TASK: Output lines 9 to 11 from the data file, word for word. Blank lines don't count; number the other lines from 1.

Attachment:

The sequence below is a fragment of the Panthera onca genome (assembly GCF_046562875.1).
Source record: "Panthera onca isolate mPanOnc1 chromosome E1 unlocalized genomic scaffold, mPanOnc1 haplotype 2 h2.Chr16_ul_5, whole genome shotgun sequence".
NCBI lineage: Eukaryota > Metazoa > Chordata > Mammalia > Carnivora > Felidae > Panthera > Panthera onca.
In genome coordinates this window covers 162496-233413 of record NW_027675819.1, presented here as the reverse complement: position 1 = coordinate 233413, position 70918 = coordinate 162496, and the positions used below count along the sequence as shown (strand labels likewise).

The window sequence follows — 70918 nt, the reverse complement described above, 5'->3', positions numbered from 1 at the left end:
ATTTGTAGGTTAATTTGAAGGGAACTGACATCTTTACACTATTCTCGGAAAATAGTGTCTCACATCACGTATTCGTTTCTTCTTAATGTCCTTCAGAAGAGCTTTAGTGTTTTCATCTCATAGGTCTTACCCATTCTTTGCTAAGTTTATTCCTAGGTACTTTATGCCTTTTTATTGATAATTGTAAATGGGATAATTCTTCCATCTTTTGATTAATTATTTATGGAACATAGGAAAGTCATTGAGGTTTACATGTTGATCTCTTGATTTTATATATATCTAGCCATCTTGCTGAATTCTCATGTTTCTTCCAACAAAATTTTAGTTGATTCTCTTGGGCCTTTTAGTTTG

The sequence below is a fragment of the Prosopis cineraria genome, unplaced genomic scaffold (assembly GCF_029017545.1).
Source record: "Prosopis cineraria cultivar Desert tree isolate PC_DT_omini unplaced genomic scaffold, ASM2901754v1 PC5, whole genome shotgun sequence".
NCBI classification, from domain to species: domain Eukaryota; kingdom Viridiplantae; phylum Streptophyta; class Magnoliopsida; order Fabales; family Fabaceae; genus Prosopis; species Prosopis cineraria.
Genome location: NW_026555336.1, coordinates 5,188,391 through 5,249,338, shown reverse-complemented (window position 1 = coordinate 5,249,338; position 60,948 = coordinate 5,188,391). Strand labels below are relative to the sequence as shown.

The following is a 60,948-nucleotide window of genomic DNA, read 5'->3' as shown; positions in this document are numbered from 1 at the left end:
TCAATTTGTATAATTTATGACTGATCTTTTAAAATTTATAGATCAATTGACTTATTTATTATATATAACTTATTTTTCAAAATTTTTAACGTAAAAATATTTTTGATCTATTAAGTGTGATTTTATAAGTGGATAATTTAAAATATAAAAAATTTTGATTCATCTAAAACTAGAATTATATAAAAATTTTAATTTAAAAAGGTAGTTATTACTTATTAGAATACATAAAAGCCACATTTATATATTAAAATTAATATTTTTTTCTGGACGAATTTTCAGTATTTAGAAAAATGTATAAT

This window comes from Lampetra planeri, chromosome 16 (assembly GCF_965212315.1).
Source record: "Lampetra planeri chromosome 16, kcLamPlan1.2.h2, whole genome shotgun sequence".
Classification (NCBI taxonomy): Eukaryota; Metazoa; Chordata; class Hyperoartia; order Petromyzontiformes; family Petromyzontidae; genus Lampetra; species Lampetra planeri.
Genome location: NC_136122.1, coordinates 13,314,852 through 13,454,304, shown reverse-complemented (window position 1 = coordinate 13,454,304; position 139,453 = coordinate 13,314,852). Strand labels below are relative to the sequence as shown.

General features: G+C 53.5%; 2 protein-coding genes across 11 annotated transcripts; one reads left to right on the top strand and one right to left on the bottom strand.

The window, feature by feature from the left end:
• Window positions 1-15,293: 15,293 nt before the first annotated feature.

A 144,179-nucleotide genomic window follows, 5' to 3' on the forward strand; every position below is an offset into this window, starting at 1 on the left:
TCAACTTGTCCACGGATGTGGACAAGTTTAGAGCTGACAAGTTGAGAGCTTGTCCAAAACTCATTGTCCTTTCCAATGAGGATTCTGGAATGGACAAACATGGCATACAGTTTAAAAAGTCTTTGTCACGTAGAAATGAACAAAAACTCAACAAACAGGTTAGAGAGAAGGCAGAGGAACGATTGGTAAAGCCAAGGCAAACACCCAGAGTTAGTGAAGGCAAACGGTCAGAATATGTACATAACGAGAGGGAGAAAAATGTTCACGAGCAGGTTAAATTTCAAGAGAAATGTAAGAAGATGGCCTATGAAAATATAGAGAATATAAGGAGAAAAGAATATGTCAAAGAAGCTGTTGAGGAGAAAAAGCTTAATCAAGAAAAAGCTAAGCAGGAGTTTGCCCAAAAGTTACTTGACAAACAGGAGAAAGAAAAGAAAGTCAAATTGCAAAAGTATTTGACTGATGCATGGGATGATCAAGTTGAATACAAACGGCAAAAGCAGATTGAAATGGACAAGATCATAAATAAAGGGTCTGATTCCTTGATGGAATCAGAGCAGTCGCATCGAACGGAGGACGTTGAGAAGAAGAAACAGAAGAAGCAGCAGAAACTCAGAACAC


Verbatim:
NCBI classification, from domain to species: domain Eukaryota; kingdom Viridiplantae; phylum Streptophyta; class Magnoliopsida; order Fabales; family Fabaceae; genus Prosopis; species Prosopis cineraria.
Genome location: NW_026555336.1, coordinates 5,188,391 through 5,249,338, shown reverse-complemented (window position 1 = coordinate 5,249,338; position 60,948 = coordinate 5,188,391). Strand labels below are relative to the sequence as shown.

The following is a 60,948-nucleotide window of genomic DNA, read 5'->3' as shown; positions in this document are numbered from 1 at the left end: